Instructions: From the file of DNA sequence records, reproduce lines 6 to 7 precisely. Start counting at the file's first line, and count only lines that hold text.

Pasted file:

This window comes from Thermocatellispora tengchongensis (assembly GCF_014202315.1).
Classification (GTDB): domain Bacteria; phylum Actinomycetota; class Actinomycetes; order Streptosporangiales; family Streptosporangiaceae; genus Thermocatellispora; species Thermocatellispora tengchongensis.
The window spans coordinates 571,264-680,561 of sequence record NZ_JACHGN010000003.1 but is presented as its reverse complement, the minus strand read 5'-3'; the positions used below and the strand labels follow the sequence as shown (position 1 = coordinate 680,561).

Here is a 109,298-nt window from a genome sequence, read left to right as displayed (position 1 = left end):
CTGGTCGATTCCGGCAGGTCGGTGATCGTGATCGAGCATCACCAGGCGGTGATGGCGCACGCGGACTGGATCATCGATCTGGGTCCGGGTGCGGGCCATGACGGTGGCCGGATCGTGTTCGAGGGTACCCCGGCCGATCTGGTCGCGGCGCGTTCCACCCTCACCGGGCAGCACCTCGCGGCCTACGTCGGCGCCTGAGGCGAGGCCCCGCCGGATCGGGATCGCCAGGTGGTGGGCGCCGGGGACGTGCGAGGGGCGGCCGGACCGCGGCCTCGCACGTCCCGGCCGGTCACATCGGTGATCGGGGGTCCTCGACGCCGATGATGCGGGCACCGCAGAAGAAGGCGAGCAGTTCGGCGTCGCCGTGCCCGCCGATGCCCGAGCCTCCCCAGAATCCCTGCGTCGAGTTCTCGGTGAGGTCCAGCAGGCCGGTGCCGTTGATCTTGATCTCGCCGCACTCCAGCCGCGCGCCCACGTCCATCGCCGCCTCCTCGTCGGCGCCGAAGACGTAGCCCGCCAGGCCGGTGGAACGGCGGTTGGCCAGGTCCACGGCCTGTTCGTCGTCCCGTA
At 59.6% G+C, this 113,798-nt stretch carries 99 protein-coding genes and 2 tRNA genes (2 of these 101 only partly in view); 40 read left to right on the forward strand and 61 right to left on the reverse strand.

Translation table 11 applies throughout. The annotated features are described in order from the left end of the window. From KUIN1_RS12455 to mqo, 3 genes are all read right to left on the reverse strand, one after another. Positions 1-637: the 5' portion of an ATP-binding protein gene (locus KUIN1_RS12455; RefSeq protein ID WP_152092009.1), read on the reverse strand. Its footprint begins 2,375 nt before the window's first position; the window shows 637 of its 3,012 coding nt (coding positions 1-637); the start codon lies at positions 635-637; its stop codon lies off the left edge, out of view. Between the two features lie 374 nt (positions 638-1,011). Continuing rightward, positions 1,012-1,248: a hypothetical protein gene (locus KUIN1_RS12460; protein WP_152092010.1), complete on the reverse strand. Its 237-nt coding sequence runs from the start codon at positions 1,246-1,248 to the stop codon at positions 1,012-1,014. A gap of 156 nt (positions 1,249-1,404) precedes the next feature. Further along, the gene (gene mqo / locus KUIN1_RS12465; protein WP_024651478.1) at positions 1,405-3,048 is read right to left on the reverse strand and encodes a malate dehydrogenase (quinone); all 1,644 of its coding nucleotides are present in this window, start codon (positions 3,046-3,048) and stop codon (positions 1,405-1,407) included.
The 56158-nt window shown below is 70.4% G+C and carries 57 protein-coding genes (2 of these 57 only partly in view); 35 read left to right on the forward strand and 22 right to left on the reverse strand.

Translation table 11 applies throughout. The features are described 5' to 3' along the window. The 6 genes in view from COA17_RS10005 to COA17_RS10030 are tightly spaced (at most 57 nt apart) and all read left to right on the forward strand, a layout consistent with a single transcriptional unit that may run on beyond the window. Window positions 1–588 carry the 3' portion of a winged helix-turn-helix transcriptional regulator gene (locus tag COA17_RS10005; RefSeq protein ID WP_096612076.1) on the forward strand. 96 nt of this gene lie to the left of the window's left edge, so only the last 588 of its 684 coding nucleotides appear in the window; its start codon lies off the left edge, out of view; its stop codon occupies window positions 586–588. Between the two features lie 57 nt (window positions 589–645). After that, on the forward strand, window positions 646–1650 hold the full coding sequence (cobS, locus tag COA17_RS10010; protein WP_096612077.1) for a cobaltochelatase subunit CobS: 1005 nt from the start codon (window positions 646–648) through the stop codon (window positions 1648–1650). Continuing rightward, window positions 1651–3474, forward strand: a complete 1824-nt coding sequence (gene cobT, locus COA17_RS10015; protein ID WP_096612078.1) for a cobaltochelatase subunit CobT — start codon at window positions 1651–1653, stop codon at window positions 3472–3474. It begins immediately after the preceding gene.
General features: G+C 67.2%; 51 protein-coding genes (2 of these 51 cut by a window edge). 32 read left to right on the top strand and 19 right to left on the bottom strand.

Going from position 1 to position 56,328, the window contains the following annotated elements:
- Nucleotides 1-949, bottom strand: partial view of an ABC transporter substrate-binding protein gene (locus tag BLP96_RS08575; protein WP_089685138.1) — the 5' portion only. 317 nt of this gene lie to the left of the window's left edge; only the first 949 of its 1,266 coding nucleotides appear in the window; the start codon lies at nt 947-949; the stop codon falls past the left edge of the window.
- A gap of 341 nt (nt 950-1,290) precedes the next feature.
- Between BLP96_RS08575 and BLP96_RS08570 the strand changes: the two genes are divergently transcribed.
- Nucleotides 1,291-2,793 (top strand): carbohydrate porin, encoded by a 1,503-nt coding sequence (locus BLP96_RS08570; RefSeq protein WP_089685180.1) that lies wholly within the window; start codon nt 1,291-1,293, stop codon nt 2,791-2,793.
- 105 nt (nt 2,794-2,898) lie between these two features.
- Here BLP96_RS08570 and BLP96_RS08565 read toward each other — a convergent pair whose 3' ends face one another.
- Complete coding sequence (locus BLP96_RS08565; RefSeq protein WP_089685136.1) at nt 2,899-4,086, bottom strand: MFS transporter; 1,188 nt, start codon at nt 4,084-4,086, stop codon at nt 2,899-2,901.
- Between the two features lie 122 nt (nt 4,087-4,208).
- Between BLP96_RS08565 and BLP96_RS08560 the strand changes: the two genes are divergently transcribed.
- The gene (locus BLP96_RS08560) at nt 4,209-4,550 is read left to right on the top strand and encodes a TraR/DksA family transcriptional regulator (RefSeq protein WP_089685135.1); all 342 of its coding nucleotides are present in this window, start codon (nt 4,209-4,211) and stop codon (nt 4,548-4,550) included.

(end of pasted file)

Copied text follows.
At 59.6% G+C, this 113,798-nt stretch carries 99 protein-coding genes and 2 tRNA genes (2 of these 101 only partly in view); 40 read left to right on the forward strand and 61 right to left on the reverse strand.

Translation table 11 applies throughout. The annotated features are described in order from the left end of the window. From KUIN1_RS12455 to mqo, 3 genes are all read right to left on the reverse strand, one after another. Positions 1-637: the 5' portion of an ATP-binding protein gene (locus KUIN1_RS12455; RefSeq protein ID WP_152092009.1), read on the reverse strand. Its footprint begins 2,375 nt before the window's first position; the window shows 637 of its 3,012 coding nt (coding positions 1-637); the start codon lies at positions 635-637; its stop codon lies off the left edge, out of view. Between the two features lie 374 nt (positions 638-1,011). Continuing rightward, positions 1,012-1,248: a hypothetical protein gene (locus KUIN1_RS12460; protein WP_152092010.1), complete on the reverse strand. Its 237-nt coding sequence runs from the start codon at positions 1,246-1,248 to the stop codon at positions 1,012-1,014. A gap of 156 nt (positions 1,249-1,404) precedes the next feature. Further along, the gene (gene mqo / locus KUIN1_RS12465; protein WP_024651478.1) at positions 1,405-3,048 is read right to left on the reverse strand and encodes a malate dehydrogenase (quinone); all 1,644 of its coding nucleotides are present in this window, start codon (positions 3,046-3,048) and stop codon (positions 1,405-1,407) included.